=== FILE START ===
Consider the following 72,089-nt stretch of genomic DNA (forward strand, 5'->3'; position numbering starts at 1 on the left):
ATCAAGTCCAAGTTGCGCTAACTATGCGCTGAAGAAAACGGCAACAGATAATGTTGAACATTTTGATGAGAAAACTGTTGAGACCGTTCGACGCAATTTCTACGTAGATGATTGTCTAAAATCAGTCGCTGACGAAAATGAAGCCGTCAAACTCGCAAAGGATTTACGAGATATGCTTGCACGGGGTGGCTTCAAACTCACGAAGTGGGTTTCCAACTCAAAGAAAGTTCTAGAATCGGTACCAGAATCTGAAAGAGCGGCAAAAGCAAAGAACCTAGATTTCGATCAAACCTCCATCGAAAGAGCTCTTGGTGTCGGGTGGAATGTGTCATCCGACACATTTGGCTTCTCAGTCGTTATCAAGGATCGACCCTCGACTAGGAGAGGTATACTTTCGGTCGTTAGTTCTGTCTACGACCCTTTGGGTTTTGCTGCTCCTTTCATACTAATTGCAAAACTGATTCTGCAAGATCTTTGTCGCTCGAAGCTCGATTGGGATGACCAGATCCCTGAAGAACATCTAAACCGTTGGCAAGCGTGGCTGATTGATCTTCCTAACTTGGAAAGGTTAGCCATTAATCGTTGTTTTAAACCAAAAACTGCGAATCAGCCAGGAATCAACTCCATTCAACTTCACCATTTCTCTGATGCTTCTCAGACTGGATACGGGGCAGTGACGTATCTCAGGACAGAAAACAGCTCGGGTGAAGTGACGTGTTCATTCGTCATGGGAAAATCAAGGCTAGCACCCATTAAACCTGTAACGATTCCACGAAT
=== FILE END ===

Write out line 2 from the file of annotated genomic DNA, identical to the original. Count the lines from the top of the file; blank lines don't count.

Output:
ATCAAGTCCAAGTTGCGCTAACTATGCGCTGAAGAAAACGGCAACAGATAATGTTGAACATTTTGATGAGAAAACTGTTGAGACCGTTCGACGCAATTTCTACGTAGATGATTGTCTAAAATCAGTCGCTGACGAAAATGAAGCCGTCAAACTCGCAAAGGATTTACGAGATATGCTTGCACGGGGTGGCTTCAAACTCACGAAGTGGGTTTCCAACTCAAAGAAAGTTCTAGAATCGGTACCAGAATCTGAAAGAGCGGCAAAAGCAAAGAACCTAGATTTCGATCAAACCTCCATCGAAAGAGCTCTTGGTGTCGGGTGGAATGTGTCATCCGACACATTTGGCTTCTCAGTCGTTATCAAGGATCGACCCTCGACTAGGAGAGGTATACTTTCGGTCGTTAGTTCTGTCTACGACCCTTTGGGTTTTGCTGCTCCTTTCATACTAATTGCAAAACTGATTCTGCAAGATCTTTGTCGCTCGAAGCTCGATTGGGATGACCAGATCCCTGAAGAACATCTAAACCGTTGGCAAGCGTGGCTGATTGATCTTCCTAACTTGGAAAGGTTAGCCATTAATCGTTGTTTTAAACCAAAAACTGCGAATCAGCCAGGAATCAACTCCATTCAACTTCACCATTTCTCTGATGCTTCTCAGACTGGATACGGGGCAGTGACGTATCTCAGGACAGAAAACAGCTCGGGTGAAGTGACGTGTTCATTCGTCATGGGAAAATCAAGGCTAGCACCCATTAAACCTGTAACGATTCCACGAAT